LAS VEGAS — NASCAR driver Kyle Busch is in a terrible slump.
He's winless in Cup Series competition this season, which puts his 15-year streak of at least one victory a year on the top circuit in danger, and the 2019 season champion struggled to contain his frustration after finishing second last weekend at Bristol Motor Speedway to title favorite Kevin Harvick. Busch, who has gone 29 Cup Series races without a win, predicted his bid to take back-to-back championships — and a third overall, with his first in 2015 — will soon be over.
"We'll be eliminated in the next round, so, don't care," the 35-year-old Joe Gibbs Racing driver said after Harvick beat him at the Tennessee short track.
The second round of the playoffs begins Sunday night at Las Vegas Motor Speedway, in the city where Busch grew up and where he and his older brother, Chip Ganassi Racing driver Kurt Busch, are currently featured on the side of the MGM Grand casino. However, Kyle simply said "no" when asked if the JGR No. 18 Toyota team is close to competing with Harvick and the title front-runners.
This is the first leg of a three-race round that goes from the 1.5-mile standard oval to high-banked Talladega Superspeedway and then eliminates four drivers from championship contention after a race on the hybrid road course-oval "Roval" at Charlotte Motor Speedway. The diversity of tracks in the second round makes it the most challenging of the playoffs' three knockout rounds, and a strong finish in Vegas can make the next two weeks a lot less nerve-wracking.
In a city of gamblers, the best strategy might be to play it safe. That's a difficult position for Busch, who feels intense pressure to run well at his home track, where he has just one win in 18 Cup Series starts.
And now his bid to become the first driver since Jimmie Johnson to win consecutive Cup Series crowns is on the verge of collapse. Johnson, who shares the overall record of seven titles with Dale Earnhardt and Richard Petty, won five straight from 2006 to 2010.
Busch is ranked 10th out of 12 drivers remaining in these playoffs and is statistically on pace with his 2014 season, one of the worst of his career. Busch won just once that year and tied a career low with nine top-five finishes. There are only seven races remaining to preserve his streak of at least one victory a season since his 2005 rookie year.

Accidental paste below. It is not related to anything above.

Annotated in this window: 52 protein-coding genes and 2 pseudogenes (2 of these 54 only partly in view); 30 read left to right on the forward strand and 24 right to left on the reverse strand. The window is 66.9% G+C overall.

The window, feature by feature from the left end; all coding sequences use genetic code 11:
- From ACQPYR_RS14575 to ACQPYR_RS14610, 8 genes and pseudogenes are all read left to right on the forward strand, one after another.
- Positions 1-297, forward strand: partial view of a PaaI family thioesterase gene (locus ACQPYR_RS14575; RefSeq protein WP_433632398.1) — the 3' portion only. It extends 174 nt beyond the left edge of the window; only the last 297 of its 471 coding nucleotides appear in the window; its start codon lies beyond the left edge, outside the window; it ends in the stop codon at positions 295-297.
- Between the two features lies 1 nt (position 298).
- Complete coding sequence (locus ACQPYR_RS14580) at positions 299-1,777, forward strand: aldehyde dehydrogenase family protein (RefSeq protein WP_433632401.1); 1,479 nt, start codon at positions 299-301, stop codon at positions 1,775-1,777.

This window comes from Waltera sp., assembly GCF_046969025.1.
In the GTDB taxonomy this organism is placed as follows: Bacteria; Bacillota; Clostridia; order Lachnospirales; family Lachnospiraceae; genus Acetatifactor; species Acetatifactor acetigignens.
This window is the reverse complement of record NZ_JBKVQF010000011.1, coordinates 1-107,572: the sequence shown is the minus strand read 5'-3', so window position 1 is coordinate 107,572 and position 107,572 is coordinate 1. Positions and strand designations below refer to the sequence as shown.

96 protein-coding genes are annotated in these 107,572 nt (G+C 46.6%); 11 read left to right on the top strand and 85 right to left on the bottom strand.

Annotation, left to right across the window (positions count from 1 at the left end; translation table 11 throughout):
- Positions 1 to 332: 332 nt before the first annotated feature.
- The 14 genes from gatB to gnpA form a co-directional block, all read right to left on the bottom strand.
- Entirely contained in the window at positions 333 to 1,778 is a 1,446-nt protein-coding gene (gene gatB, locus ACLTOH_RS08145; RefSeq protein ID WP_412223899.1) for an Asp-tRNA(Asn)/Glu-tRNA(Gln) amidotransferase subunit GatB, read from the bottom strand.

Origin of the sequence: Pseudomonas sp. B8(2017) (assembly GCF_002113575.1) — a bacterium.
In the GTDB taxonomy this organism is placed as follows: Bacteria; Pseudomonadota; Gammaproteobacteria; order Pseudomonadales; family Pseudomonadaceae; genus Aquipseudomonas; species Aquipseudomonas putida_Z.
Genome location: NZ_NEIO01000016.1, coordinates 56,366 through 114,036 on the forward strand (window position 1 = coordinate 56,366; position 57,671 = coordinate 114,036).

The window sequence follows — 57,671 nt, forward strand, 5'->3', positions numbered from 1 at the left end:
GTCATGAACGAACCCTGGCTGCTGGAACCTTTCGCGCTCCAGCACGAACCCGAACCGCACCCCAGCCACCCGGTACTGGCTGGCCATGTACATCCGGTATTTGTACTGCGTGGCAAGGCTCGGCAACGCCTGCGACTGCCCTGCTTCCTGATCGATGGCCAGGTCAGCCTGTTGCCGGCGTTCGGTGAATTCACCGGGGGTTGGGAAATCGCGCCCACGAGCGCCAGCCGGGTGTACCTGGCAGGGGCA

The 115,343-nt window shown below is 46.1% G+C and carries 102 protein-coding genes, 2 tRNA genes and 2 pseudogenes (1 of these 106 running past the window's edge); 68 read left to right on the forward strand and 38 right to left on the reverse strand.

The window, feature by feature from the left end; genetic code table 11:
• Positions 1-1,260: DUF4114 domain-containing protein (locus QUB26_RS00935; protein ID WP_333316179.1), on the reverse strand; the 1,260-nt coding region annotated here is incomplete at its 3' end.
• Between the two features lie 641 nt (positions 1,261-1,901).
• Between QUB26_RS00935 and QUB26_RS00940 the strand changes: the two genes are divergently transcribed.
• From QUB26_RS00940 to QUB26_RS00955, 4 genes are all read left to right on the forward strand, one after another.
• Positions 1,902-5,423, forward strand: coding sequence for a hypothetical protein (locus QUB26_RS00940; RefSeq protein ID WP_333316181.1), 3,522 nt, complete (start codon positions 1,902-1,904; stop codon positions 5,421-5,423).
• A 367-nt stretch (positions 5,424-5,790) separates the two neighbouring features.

If he indeed doesn't make it through the second round, it will be the first time since that 2014 disappointment that Busch won't be one of the four drivers eligible for the championship in the season finale, which this year moves to Phoenix Raceway.
Without the benefit of practice or qualifying this season due to NASCAR's health and safety protocol amid the COVID-19 pandemic, Busch has been hampered in making the adjustments needed to get a car into victory lane. He has struggled in traffic and gotten bogged down in single-file runs, unable to move forward.
Busch needs to be near the front to contend and gets his chance when the green flag flies in Las Vegas, where he will start second alongside Harvick, the 44-year-old Stewart-Haas Racing driver contending for a second Cup Series title to go with his 2014 triumph. Bush has seen fellow JGR drivers Denny Hamlin and Martin Truex Jr. succeed when their Toyotas get prime starting positions, so he hopes things finally fall his way.
"Our teammates have been starting up front, they've been running up front, and they've been doing a good job of keeping themselves in the mix on the intermediate tracks," Busch said. "If we can continue to evolve and get ourselves up a little bit higher, then hopefully that will bode well for us, too."
Harvick has been in a class of his own with five wins in the past nine races. He won the playoff opener at Darlington Raceway and then again last week at Bristol — moving him to a career-best nine victories this season while cementing himself as the title favorite.
His challengers have been wary about this second round, but Harvick has tunnel vision.
"You just want to keep your mind as clear as possible. We've made a decision of how we want to think and what we want to talk about and pay attention to, and it's us," Harvick said. "I know that sounds selfish, but the thing that I can tell you is it's way less mentally exhausting than worrying about where you need to have a good race and where you need to have a bad race.
"I don't have the capacity to think more than one week ahead, anyway, and trying to overthink things just takes way too much space in my brain for me to function during the week."
Team Penske driver Joey Logano, the 2018 Cup Series champion, opened the season with two wins in the first four races, including a victory in the February stop at Las Vegas.
He hasn't won since racing resumed in May after a shutdown for the pandemic, but he had a decent opening round to the playoffs with consecutive third-place finishes at Darlington and Richmond. He's fourth in the standings and believes his No. 22 can run with Harvick, a fellow Ford driver.
"I don't think we're that far off, to be honest with you. We've been pretty good here recently, clicking off quite a few top fives," Logano said. "They're not wins, I know. We haven't won since the pandemic started. We've made some big gains and put ourselves in position now to where we're close to winning again."
The home track has been even tougher on big brother Busch than Kyle, with Kurt 0-for-21 at Las Vegas. He has just five top-10 finishes at the track and has led only 108 laps, but he hopes for a turnaround Sunday.
"The Vegas track has definitely been one of the tough ones for me over the years with results and finishes not where I would have expected them to be," the 2004 Cup Series champion said. "With Vegas, I always put that little extra hometown pressure on myself, and I would love to win there."